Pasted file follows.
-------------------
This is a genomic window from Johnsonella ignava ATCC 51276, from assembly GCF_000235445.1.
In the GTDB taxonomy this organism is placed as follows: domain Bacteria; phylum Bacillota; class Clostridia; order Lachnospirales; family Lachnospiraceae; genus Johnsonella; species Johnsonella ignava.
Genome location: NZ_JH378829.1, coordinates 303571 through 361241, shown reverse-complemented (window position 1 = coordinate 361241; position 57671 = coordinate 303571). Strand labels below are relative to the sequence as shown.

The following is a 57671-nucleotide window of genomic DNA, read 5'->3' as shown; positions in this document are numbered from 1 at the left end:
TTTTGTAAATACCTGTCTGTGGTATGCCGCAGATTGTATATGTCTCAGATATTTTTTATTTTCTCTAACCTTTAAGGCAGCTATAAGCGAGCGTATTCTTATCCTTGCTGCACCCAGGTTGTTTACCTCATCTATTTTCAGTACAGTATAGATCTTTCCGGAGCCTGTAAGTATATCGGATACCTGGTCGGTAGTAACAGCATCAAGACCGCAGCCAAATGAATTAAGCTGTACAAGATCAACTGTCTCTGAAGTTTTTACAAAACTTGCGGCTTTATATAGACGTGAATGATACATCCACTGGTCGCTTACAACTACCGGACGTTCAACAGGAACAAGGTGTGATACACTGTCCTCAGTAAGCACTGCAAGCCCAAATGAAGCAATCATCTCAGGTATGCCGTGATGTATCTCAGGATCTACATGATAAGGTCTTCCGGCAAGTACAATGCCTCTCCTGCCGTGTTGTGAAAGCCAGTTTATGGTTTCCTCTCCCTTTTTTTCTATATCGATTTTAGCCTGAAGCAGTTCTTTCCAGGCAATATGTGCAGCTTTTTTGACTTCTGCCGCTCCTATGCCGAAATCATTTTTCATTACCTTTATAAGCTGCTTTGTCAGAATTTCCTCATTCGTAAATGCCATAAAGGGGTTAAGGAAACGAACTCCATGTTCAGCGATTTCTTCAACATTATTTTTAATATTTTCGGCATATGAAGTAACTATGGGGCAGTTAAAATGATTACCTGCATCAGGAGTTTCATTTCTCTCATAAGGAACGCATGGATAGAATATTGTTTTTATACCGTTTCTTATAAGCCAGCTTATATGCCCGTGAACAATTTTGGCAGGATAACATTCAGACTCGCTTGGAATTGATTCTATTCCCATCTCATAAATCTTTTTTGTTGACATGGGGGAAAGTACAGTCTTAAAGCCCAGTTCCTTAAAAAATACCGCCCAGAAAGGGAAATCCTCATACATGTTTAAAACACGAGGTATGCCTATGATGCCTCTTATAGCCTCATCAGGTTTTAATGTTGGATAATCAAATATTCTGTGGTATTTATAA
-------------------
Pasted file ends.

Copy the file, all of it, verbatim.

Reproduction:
This is a genomic window from Johnsonella ignava ATCC 51276, from assembly GCF_000235445.1.
In the GTDB taxonomy this organism is placed as follows: domain Bacteria; phylum Bacillota; class Clostridia; order Lachnospirales; family Lachnospiraceae; genus Johnsonella; species Johnsonella ignava.
Genome location: NZ_JH378829.1, coordinates 303571 through 361241, shown reverse-complemented (window position 1 = coordinate 361241; position 57671 = coordinate 303571). Strand labels below are relative to the sequence as shown.

The following is a 57671-nucleotide window of genomic DNA, read 5'->3' as shown; positions in this document are numbered from 1 at the left end:
TTTTGTAAATACCTGTCTGTGGTATGCCGCAGATTGTATATGTCTCAGATATTTTTTATTTTCTCTAACCTTTAAGGCAGCTATAAGCGAGCGTATTCTTATCCTTGCTGCACCCAGGTTGTTTACCTCATCTATTTTCAGTACAGTATAGATCTTTCCGGAGCCTGTAAGTATATCGGATACCTGGTCGGTAGTAACAGCATCAAGACCGCAGCCAAATGAATTAAGCTGTACAAGATCAACTGTCTCTGAAGTTTTTACAAAACTTGCGGCTTTATATAGACGTGAATGATACATCCACTGGTCGCTTACAACTACCGGACGTTCAACAGGAACAAGGTGTGATACACTGTCCTCAGTAAGCACTGCAAGCCCAAATGAAGCAATCATCTCAGGTATGCCGTGATGTATCTCAGGATCTACATGATAAGGTCTTCCGGCAAGTACAATGCCTCTCCTGCCGTGTTGTGAAAGCCAGTTTATGGTTTCCTCTCCCTTTTTTTCTATATCGATTTTAGCCTGAAGCAGTTCTTTCCAGGCAATATGTGCAGCTTTTTTGACTTCTGCCGCTCCTATGCCGAAATCATTTTTCATTACCTTTATAAGCTGCTTTGTCAGAATTTCCTCATTCGTAAATGCCATAAAGGGGTTAAGGAAACGAACTCCATGTTCAGCGATTTCTTCAACATTATTTTTAATATTTTCGGCATATGAAGTAACTATGGGGCAGTTAAAATGATTACCTGCATCAGGAGTTTCATTTCTCTCATAAGGAACGCATGGATAGAATATTGTTTTTATACCGTTTCTTATAAGCCAGCTTATATGCCCGTGAACAATTTTGGCAGGATAACATTCAGACTCGCTTGGAATTGATTCTATTCCCATCTCATAAATCTTTTTTGTTGACATGGGGGAAAGTACAGTCTTAAAGCCCAGTTCCTTAAAAAATACCGCCCAGAAAGGGAAATCCTCATACATGTTTAAAACACGAGGTATGCCTATGATGCCTCTTATAGCCTCATCAGGTTTTAATGTTGGATAATCAAATATTCTGTGGTATTTATAA